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A brief guide to the (surprisingly long) history of esports

AP Photo/Mark Avery
FILE- In this July 29, 1983, file photo Ben Ho plays “Dragon’s Lair”, a new video game at Captain Video arcade in West Los Angeles.…
Published Last updated This article is more than 2 years old.

Though esports may seem like a recent phenomenon, organized video game competitions actually date back to at least 1972, when players of a space combat game called Spacewar gathered on Stanford’s campus to face off at what organizers called the “International Olympics.”

Since then, the esports industry has shifted through several different iterations before hitting its current boom.

1982: TBS begins broadcasting the first television show about video games, called Starcade. The host of the earliest episodes was a young Canadian broadcaster named Alex Trebek, and the battlefield was the arcade games that were remapping the geography of every mall, movie theater, and laundromat in the country. The program was simple: two kids duked it out for superior high scores in games like Galaga and Burger Time, with the hopes of winning grand prizes.

Early 90s: The arcade games that those teenagers played on Starcade weren’t really designed for competition. Yes, you could muster the best Galaga score in your city, and you could use that to lord over the other plebes in your local arcade, but there was no way to best your friends in a more visceral, up-close-and-personal way. When two or more machines could be connected over a LAN cable or a broadband internet connection, it was a different story. Players started to get good and host their own local tournaments—all they needed was a sponsor to bankroll them.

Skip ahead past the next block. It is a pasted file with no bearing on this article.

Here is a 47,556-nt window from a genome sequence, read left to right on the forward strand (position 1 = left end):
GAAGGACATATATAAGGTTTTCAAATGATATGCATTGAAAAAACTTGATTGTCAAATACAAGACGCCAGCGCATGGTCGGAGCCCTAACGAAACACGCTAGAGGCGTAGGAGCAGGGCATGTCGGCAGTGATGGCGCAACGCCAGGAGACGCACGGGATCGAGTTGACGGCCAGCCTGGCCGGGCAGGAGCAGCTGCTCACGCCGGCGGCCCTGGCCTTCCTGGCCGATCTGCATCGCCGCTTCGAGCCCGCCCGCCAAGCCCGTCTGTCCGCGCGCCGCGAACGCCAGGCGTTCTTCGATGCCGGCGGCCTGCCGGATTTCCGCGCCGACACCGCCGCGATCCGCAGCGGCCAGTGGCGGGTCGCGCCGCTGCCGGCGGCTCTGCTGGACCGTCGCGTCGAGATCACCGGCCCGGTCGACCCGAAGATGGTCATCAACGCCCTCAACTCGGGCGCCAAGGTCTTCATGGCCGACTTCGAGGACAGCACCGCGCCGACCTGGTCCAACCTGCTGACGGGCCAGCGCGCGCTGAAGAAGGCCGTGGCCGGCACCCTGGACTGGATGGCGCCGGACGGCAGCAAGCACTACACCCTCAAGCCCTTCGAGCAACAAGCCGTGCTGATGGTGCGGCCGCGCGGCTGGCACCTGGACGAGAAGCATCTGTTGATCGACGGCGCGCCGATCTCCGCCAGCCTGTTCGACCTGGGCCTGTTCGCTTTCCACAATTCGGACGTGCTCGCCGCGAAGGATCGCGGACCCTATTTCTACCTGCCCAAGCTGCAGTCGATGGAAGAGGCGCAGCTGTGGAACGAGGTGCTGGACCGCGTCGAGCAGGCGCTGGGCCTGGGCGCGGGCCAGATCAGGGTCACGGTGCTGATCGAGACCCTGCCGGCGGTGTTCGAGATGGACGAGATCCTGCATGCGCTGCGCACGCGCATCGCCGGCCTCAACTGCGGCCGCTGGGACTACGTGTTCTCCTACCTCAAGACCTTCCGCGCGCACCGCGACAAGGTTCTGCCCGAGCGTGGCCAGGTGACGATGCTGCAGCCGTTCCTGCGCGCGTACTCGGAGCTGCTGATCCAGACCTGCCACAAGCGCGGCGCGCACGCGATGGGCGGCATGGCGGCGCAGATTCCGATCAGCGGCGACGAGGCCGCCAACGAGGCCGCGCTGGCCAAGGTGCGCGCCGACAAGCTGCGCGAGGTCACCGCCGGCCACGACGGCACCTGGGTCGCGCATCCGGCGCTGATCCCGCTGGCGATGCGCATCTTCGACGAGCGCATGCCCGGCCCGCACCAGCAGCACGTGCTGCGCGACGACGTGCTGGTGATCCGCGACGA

1997: A group of Dallas-based investors founded the Cyberathlete Professional League (or CPL), a pioneering force in the legitimization of esports. The CPL was broadcasted on MTV throughout the early 2000s, and got America acquainted with the idea of video game competition being something more than a distraction or a deterioration of society.

1998: If you want to identify one moment that marked the fork in the road where esports started to hockey-stick into the juggernaut it is today, it’s probably the release of Blizzard’s 1998 real-time strategy game, StarCraft. As a piece of competitive software, StarCraft is perfect. Players go head-to-head by building bases, gathering resources, and ordering troops around a battlefield until one player emerges victorious. There is no luck, only skilled gameplay, which is why StarCraft pros refer to themselves as programmers, rather than gamers. The StarCraft franchise, which remains one of Blizzard’s most cherished properties, became a genuine mania in South Korea.

2000: South Korean television network OGN launches. The network focuses on esports, and initially broadcast nearly 24/7 coverage of StarCraft.

2011: The  livestreaming network Justin.TV rebrands itself as Twitch, a website dedicated specifically to video game broadcasting. While the concept might sound pretty boring to an outsider (who wants to watch someone play games for hours?), Twitch was an immediate success, and today it stands as the primary way people in the West watch esports tournaments.

2018: Last year, during the League of Legends World Championship, around 100 million people tuned in. If that number is accurate, it means that about as many people watched the championship as did the Super Bowl.

Editors note: This article initially cited a different estimate for the number of League of Legends championship viewers last year. It has been updated to Riot Games’ estimate.